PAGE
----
As I contemplate the 51 years that have elapsed since my arrival on that presumably cool 24th day of November in 1946, I'm reminded that we all have our story and perhaps the telling of this story will remind me of who I am.
A glance at my ancestry, at least as much of it as I'm aware of will reinforce the facts of my modest beginnings... I descend, apparently on both sides of the aisle, from those who left the British Isles in the late 1600s and early 1700s for the promises of opportunity in the New World.
I'm sure the emergence of World War II was the impetus for my parent's marriage, and as you can see from the date of my birth, my conception followed closely on the heels of the conclusion of my father's military service. My parents were both in nurse's training and as was expected in the culture of the day, my mother quit school to raise her son. Mom, one of eight children from a salt-of-the-earth Wisconsin family, was always the anchor in our home.
By my 16th birthday, we had lived in 16 different houses in six states. At times I've been asked if I kept in touch with any of my childhood friends, and I've had to say that there are very few names that I can even remember. In spite of all this, I'd have to say that my parents were both loving and supportive during my formative years.
Dad always raised a big garden, and when we weren't tending to weeding and harvesting vegetables, he and I did get in the occasional fishing trip. Mom was known for her homemade bread—a skill she successfully passed on to my wife. What a wonderful bridge between my past and the present this bread has turned out to be, and I will venture to say that the bread of the present is even an improvement over the bread of my childhood.
Some of the good things I remember about my childhood were outdoor barefoot summer adventures. I loved the frogs, snakes, turtles and fish that inhabited the woods and waterways surrounding the town in central Wisconsin where we lived for several years, and would escape to them whenever I could. One beautiful spring day I was walking in a clearing in the woods and came upon a mass of probably 200 garter snakes—talk about boy paradise! I picked them up by the handfuls and had a great time. Of course this ten year old boy didn't realize that he'd broken up a mating scene...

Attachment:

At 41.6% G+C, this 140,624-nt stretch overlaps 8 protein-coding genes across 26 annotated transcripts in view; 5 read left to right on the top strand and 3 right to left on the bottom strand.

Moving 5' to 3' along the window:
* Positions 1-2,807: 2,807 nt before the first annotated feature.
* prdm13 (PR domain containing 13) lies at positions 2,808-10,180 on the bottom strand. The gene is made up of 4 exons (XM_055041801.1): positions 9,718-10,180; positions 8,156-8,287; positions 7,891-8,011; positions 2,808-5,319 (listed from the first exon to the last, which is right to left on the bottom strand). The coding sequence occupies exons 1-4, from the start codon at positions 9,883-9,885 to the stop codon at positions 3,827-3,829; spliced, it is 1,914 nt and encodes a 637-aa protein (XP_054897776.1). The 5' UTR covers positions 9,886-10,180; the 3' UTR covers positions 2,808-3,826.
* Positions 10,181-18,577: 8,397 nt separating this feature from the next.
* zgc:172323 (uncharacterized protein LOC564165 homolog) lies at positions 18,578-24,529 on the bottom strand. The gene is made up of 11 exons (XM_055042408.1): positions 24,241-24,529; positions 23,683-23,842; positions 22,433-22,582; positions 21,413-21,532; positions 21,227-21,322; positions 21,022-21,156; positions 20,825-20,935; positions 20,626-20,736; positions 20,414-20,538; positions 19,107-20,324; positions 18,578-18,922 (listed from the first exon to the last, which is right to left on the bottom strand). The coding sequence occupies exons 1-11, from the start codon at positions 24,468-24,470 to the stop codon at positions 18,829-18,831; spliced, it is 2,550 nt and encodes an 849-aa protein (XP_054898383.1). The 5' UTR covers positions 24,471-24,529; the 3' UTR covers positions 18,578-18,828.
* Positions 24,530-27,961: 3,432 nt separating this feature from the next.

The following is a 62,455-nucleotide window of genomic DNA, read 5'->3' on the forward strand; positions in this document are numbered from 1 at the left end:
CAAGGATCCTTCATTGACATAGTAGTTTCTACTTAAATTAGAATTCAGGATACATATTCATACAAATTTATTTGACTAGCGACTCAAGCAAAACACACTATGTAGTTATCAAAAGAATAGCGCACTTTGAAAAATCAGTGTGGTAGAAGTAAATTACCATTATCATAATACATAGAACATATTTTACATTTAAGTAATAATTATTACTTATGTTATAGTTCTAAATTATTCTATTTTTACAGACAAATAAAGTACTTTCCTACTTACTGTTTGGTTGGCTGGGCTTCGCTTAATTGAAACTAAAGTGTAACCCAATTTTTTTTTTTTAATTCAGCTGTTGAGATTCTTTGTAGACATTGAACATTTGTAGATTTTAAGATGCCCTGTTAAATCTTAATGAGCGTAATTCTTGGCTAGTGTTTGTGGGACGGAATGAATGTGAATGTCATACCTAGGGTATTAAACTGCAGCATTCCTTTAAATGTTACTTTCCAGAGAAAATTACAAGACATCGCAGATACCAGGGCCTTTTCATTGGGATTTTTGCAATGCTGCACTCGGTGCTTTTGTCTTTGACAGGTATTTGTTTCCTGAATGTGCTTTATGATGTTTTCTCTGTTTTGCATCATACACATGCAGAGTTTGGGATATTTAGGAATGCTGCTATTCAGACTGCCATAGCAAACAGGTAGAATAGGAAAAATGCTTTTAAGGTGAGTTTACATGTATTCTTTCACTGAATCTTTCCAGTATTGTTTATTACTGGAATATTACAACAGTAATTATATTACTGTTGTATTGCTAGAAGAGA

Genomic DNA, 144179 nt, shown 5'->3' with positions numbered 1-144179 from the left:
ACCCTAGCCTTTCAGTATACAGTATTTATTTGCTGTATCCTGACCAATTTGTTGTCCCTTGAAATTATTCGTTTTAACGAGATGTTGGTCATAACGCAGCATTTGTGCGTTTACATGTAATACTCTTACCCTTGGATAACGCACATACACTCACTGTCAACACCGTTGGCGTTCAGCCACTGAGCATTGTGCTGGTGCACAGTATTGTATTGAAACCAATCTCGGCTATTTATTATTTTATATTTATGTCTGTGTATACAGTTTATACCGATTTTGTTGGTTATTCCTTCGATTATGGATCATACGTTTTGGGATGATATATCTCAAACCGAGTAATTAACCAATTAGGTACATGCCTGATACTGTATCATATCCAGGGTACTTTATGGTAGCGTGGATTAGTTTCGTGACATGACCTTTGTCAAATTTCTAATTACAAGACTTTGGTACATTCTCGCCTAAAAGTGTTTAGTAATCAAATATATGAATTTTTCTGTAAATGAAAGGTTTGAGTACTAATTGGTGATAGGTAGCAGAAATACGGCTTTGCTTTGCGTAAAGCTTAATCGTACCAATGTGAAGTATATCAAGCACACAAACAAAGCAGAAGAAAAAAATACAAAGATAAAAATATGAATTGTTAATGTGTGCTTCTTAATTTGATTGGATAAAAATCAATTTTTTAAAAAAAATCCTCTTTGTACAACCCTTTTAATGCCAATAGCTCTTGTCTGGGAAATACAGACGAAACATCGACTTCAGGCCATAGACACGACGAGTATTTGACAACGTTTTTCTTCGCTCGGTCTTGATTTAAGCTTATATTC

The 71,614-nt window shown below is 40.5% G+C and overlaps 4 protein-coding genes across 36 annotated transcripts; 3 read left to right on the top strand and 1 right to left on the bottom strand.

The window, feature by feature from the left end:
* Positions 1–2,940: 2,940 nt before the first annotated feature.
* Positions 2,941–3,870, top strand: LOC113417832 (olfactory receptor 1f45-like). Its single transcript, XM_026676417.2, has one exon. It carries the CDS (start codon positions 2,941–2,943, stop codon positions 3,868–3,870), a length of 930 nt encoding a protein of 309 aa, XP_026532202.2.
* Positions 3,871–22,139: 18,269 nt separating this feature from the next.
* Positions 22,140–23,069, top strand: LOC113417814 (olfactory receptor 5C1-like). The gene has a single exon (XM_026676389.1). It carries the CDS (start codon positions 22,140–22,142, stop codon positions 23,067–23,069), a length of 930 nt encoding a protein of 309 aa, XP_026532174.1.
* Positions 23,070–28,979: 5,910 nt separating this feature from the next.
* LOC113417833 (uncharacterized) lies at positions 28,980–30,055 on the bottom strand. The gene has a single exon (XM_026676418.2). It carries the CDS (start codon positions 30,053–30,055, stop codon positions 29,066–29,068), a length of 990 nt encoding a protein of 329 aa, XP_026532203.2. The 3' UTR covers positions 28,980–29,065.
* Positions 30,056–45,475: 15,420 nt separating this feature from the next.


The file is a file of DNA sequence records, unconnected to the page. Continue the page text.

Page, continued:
One of the highlights of our summers is when our grandchildren come to visit. Our grandson, currently fifteen, has been diagnosed with a complex of musculo-skeletal problems that may very well shorten his life... while he was here this summer, we ended up in the lounge chairs outside, after dark, looking up into the starry heavens with binoculars. On his own, he started asking me questions about life—what I think is important, what I think about the end of life, what I think about relationships, what I think about God. Once more, as I write this, remembering those precious moments brings tears to my eyes. He must have related his experience to his sister, because when she came down a couple of weeks later, she also wanted to look at the stars with grandpa. It just doesn't get any better than that.
SONG: "The Winter's End" (from Celtic Christmas)